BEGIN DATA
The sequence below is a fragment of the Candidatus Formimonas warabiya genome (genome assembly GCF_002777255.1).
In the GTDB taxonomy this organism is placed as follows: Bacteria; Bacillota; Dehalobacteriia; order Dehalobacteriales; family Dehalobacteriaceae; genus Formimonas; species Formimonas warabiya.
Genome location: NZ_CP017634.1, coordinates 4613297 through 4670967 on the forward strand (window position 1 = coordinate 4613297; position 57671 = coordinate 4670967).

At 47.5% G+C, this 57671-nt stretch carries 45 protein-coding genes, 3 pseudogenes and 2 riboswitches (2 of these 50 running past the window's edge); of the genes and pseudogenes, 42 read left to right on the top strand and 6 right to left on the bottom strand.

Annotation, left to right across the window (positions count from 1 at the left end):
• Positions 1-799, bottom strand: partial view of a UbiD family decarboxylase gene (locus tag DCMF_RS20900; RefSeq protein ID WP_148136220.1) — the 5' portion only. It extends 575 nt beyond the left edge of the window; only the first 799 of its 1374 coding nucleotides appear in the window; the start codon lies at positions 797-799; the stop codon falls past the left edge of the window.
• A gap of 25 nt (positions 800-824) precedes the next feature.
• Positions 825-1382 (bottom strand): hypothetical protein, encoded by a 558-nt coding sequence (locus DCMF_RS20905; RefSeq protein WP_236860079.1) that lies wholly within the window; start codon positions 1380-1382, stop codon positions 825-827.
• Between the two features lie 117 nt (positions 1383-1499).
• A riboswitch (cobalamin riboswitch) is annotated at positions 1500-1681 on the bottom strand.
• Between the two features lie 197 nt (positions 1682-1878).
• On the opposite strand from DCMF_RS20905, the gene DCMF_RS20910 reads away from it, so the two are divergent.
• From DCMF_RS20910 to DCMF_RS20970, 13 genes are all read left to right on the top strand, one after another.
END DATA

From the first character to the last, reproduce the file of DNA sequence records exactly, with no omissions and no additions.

The sequence below is a fragment of the Candidatus Formimonas warabiya genome (genome assembly GCF_002777255.1).
In the GTDB taxonomy this organism is placed as follows: Bacteria; Bacillota; Dehalobacteriia; order Dehalobacteriales; family Dehalobacteriaceae; genus Formimonas; species Formimonas warabiya.
Genome location: NZ_CP017634.1, coordinates 4613297 through 4670967 on the forward strand (window position 1 = coordinate 4613297; position 57671 = coordinate 4670967).

At 47.5% G+C, this 57671-nt stretch carries 45 protein-coding genes, 3 pseudogenes and 2 riboswitches (2 of these 50 running past the window's edge); of the genes and pseudogenes, 42 read left to right on the top strand and 6 right to left on the bottom strand.

Annotation, left to right across the window (positions count from 1 at the left end):
• Positions 1-799, bottom strand: partial view of a UbiD family decarboxylase gene (locus tag DCMF_RS20900; RefSeq protein ID WP_148136220.1) — the 5' portion only. It extends 575 nt beyond the left edge of the window; only the first 799 of its 1374 coding nucleotides appear in the window; the start codon lies at positions 797-799; the stop codon falls past the left edge of the window.
• A gap of 25 nt (positions 800-824) precedes the next feature.
• Positions 825-1382 (bottom strand): hypothetical protein, encoded by a 558-nt coding sequence (locus DCMF_RS20905; RefSeq protein WP_236860079.1) that lies wholly within the window; start codon positions 1380-1382, stop codon positions 825-827.
• Between the two features lie 117 nt (positions 1383-1499).
• A riboswitch (cobalamin riboswitch) is annotated at positions 1500-1681 on the bottom strand.
• Between the two features lie 197 nt (positions 1682-1878).
• On the opposite strand from DCMF_RS20905, the gene DCMF_RS20910 reads away from it, so the two are divergent.
• From DCMF_RS20910 to DCMF_RS20970, 13 genes are all read left to right on the top strand, one after another.